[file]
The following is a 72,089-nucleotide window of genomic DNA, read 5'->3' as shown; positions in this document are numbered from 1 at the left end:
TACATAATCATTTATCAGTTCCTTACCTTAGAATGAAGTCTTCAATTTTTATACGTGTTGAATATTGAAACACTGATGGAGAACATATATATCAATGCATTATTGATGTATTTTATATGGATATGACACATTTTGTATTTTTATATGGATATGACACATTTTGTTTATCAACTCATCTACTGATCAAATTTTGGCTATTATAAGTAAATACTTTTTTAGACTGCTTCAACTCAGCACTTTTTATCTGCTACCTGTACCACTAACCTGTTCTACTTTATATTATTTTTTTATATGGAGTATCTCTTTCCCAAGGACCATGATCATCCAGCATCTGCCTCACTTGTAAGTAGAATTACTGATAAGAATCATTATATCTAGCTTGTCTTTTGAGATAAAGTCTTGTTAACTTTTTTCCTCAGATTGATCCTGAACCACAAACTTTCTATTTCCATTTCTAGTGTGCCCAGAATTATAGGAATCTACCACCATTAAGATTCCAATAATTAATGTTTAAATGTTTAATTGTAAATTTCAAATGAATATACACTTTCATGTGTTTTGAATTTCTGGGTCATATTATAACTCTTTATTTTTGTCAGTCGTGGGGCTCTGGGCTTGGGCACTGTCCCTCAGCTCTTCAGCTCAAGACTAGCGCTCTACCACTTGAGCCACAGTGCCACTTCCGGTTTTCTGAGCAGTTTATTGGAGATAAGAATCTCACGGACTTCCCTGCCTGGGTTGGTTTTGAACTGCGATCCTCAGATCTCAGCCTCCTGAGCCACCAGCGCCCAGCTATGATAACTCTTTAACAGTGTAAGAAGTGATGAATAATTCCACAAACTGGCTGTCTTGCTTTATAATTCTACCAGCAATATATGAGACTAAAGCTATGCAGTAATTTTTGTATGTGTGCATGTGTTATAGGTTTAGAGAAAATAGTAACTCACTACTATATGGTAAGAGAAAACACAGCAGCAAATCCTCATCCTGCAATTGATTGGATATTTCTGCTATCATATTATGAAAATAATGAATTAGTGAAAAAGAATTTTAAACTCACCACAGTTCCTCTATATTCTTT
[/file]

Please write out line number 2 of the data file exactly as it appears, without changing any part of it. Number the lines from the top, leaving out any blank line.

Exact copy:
TACATAATCATTTATCAGTTCCTTACCTTAGAATGAAGTCTTCAATTTTTATACGTGTTGAATATTGAAACACTGATGGAGAACATATATATCAATGCATTATTGATGTATTTTATATGGATATGACACATTTTGTATTTTTATATGGATATGACACATTTTGTTTATCAACTCATCTACTGATCAAATTTTGGCTATTATAAGTAAATACTTTTTTAGACTGCTTCAACTCAGCACTTTTTATCTGCTACCTGTACCACTAACCTGTTCTACTTTATATTATTTTTTTATATGGAGTATCTCTTTCCCAAGGACCATGATCATCCAGCATCTGCCTCACTTGTAAGTAGAATTACTGATAAGAATCATTATATCTAGCTTGTCTTTTGAGATAAAGTCTTGTTAACTTTTTTCCTCAGATTGATCCTGAACCACAAACTTTCTATTTCCATTTCTAGTGTGCCCAGAATTATAGGAATCTACCACCATTAAGATTCCAATAATTAATGTTTAAATGTTTAATTGTAAATTTCAAATGAATATACACTTTCATGTGTTTTGAATTTCTGGGTCATATTATAACTCTTTATTTTTGTCAGTCGTGGGGCTCTGGGCTTGGGCACTGTCCCTCAGCTCTTCAGCTCAAGACTAGCGCTCTACCACTTGAGCCACAGTGCCACTTCCGGTTTTCTGAGCAGTTTATTGGAGATAAGAATCTCACGGACTTCCCTGCCTGGGTTGGTTTTGAACTGCGATCCTCAGATCTCAGCCTCCTGAGCCACCAGCGCCCAGCTATGATAACTCTTTAACAGTGTAAGAAGTGATGAATAATTCCACAAACTGGCTGTCTTGCTTTATAATTCTACCAGCAATATATGAGACTAAAGCTATGCAGTAATTTTTGTATGTGTGCATGTGTTATAGGTTTAGAGAAAATAGTAACTCACTACTATATGGTAAGAGAAAACACAGCAGCAAATCCTCATCCTGCAATTGATTGGATATTTCTGCTATCATATTATGAAAATAATGAATTAGTGAAAAAGAATTTTAAACTCACCACAGTTCCTCTATATTCTTT